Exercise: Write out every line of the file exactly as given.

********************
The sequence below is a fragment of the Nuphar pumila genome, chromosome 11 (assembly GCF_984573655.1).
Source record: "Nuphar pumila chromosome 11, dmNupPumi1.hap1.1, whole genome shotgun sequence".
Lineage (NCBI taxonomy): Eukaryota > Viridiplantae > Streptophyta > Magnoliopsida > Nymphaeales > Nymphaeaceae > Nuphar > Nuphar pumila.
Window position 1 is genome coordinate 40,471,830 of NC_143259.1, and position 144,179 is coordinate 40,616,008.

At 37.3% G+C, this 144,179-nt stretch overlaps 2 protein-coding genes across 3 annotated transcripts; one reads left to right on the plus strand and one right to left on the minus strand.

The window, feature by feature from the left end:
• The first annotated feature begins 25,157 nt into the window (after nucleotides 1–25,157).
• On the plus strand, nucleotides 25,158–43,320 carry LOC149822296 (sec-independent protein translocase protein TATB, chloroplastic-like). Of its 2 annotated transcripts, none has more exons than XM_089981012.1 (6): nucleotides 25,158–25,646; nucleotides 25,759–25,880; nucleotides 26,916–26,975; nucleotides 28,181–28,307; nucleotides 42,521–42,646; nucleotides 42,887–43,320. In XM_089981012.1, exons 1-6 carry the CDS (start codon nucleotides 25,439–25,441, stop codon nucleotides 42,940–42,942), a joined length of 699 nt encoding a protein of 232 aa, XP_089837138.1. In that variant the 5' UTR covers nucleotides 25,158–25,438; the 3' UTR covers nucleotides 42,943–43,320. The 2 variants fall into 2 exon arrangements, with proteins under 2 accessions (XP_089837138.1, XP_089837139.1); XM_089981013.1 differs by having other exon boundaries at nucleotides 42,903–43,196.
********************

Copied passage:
The sequence below is a fragment of the Nuphar pumila genome, chromosome 11 (assembly GCF_984573655.1).
Source record: "Nuphar pumila chromosome 11, dmNupPumi1.hap1.1, whole genome shotgun sequence".
Lineage (NCBI taxonomy): Eukaryota > Viridiplantae > Streptophyta > Magnoliopsida > Nymphaeales > Nymphaeaceae > Nuphar > Nuphar pumila.
Window position 1 is genome coordinate 40,471,830 of NC_143259.1, and position 144,179 is coordinate 40,616,008.

At 37.3% G+C, this 144,179-nt stretch overlaps 2 protein-coding genes across 3 annotated transcripts; one reads left to right on the plus strand and one right to left on the minus strand.

The window, feature by feature from the left end:
• The first annotated feature begins 25,157 nt into the window (after nucleotides 1–25,157).
• On the plus strand, nucleotides 25,158–43,320 carry LOC149822296 (sec-independent protein translocase protein TATB, chloroplastic-like). Of its 2 annotated transcripts, none has more exons than XM_089981012.1 (6): nucleotides 25,158–25,646; nucleotides 25,759–25,880; nucleotides 26,916–26,975; nucleotides 28,181–28,307; nucleotides 42,521–42,646; nucleotides 42,887–43,320. In XM_089981012.1, exons 1-6 carry the CDS (start codon nucleotides 25,439–25,441, stop codon nucleotides 42,940–42,942), a joined length of 699 nt encoding a protein of 232 aa, XP_089837138.1. In that variant the 5' UTR covers nucleotides 25,158–25,438; the 3' UTR covers nucleotides 42,943–43,320. The 2 variants fall into 2 exon arrangements, with proteins under 2 accessions (XP_089837138.1, XP_089837139.1); XM_089981013.1 differs by having other exon boundaries at nucleotides 42,903–43,196.